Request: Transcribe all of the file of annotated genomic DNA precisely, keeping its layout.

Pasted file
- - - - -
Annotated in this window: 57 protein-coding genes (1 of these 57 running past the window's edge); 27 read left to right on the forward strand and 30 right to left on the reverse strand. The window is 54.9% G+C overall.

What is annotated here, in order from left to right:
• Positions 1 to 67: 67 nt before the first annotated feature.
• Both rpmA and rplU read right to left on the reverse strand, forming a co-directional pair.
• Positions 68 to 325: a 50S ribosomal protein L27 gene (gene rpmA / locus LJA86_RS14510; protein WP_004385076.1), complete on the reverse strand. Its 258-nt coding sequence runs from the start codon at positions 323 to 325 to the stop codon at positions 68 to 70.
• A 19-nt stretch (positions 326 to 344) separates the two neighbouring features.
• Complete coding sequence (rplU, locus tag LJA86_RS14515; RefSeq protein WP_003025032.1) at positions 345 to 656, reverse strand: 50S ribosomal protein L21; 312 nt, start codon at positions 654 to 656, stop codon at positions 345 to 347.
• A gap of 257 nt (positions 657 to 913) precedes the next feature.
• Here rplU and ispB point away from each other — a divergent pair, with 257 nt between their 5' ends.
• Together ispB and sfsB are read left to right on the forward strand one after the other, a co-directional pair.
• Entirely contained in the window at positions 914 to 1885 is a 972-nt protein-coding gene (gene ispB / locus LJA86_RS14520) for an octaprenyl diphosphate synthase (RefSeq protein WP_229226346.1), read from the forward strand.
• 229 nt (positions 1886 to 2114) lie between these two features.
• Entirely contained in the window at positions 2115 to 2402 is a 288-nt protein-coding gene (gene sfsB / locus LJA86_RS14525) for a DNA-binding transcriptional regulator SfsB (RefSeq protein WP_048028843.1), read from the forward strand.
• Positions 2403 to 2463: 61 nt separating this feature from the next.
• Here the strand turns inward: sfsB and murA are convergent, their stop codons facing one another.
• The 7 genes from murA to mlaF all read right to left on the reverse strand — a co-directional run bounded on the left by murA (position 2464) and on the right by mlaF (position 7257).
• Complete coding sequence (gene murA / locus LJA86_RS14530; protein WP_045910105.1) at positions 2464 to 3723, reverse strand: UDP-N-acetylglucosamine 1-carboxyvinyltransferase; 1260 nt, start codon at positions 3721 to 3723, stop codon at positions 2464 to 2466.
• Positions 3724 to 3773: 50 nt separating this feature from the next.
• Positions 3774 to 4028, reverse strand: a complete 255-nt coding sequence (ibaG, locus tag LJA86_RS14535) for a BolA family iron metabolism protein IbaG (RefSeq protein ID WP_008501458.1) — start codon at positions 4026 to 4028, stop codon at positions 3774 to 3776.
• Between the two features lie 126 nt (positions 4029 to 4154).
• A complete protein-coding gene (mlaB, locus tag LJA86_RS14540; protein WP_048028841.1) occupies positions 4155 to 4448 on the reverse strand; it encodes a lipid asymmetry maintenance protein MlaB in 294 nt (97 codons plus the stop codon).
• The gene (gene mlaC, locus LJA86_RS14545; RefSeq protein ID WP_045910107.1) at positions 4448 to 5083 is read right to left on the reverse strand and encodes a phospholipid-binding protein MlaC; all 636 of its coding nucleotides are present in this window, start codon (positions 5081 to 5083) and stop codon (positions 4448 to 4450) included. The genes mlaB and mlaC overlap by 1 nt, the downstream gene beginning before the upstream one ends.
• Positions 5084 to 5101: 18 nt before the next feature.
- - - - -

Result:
Annotated in this window: 57 protein-coding genes (1 of these 57 running past the window's edge); 27 read left to right on the forward strand and 30 right to left on the reverse strand. The window is 54.9% G+C overall.

What is annotated here, in order from left to right:
• Positions 1 to 67: 67 nt before the first annotated feature.
• Both rpmA and rplU read right to left on the reverse strand, forming a co-directional pair.
• Positions 68 to 325: a 50S ribosomal protein L27 gene (gene rpmA / locus LJA86_RS14510; protein WP_004385076.1), complete on the reverse strand. Its 258-nt coding sequence runs from the start codon at positions 323 to 325 to the stop codon at positions 68 to 70.
• A 19-nt stretch (positions 326 to 344) separates the two neighbouring features.
• Complete coding sequence (rplU, locus tag LJA86_RS14515; RefSeq protein WP_003025032.1) at positions 345 to 656, reverse strand: 50S ribosomal protein L21; 312 nt, start codon at positions 654 to 656, stop codon at positions 345 to 347.
• A gap of 257 nt (positions 657 to 913) precedes the next feature.
• Here rplU and ispB point away from each other — a divergent pair, with 257 nt between their 5' ends.
• Together ispB and sfsB are read left to right on the forward strand one after the other, a co-directional pair.
• Entirely contained in the window at positions 914 to 1885 is a 972-nt protein-coding gene (gene ispB / locus LJA86_RS14520) for an octaprenyl diphosphate synthase (RefSeq protein WP_229226346.1), read from the forward strand.
• 229 nt (positions 1886 to 2114) lie between these two features.
• Entirely contained in the window at positions 2115 to 2402 is a 288-nt protein-coding gene (gene sfsB / locus LJA86_RS14525) for a DNA-binding transcriptional regulator SfsB (RefSeq protein WP_048028843.1), read from the forward strand.
• Positions 2403 to 2463: 61 nt separating this feature from the next.
• Here the strand turns inward: sfsB and murA are convergent, their stop codons facing one another.
• The 7 genes from murA to mlaF all read right to left on the reverse strand — a co-directional run bounded on the left by murA (position 2464) and on the right by mlaF (position 7257).
• Complete coding sequence (gene murA / locus LJA86_RS14530; protein WP_045910105.1) at positions 2464 to 3723, reverse strand: UDP-N-acetylglucosamine 1-carboxyvinyltransferase; 1260 nt, start codon at positions 3721 to 3723, stop codon at positions 2464 to 2466.
• Positions 3724 to 3773: 50 nt separating this feature from the next.
• Positions 3774 to 4028, reverse strand: a complete 255-nt coding sequence (ibaG, locus tag LJA86_RS14535) for a BolA family iron metabolism protein IbaG (RefSeq protein ID WP_008501458.1) — start codon at positions 4026 to 4028, stop codon at positions 3774 to 3776.
• Between the two features lie 126 nt (positions 4029 to 4154).
• A complete protein-coding gene (mlaB, locus tag LJA86_RS14540; protein WP_048028841.1) occupies positions 4155 to 4448 on the reverse strand; it encodes a lipid asymmetry maintenance protein MlaB in 294 nt (97 codons plus the stop codon).
• The gene (gene mlaC, locus LJA86_RS14545; RefSeq protein ID WP_045910107.1) at positions 4448 to 5083 is read right to left on the reverse strand and encodes a phospholipid-binding protein MlaC; all 636 of its coding nucleotides are present in this window, start codon (positions 5081 to 5083) and stop codon (positions 4448 to 4450) included. The genes mlaB and mlaC overlap by 1 nt, the downstream gene beginning before the upstream one ends.
• Positions 5084 to 5101: 18 nt before the next feature.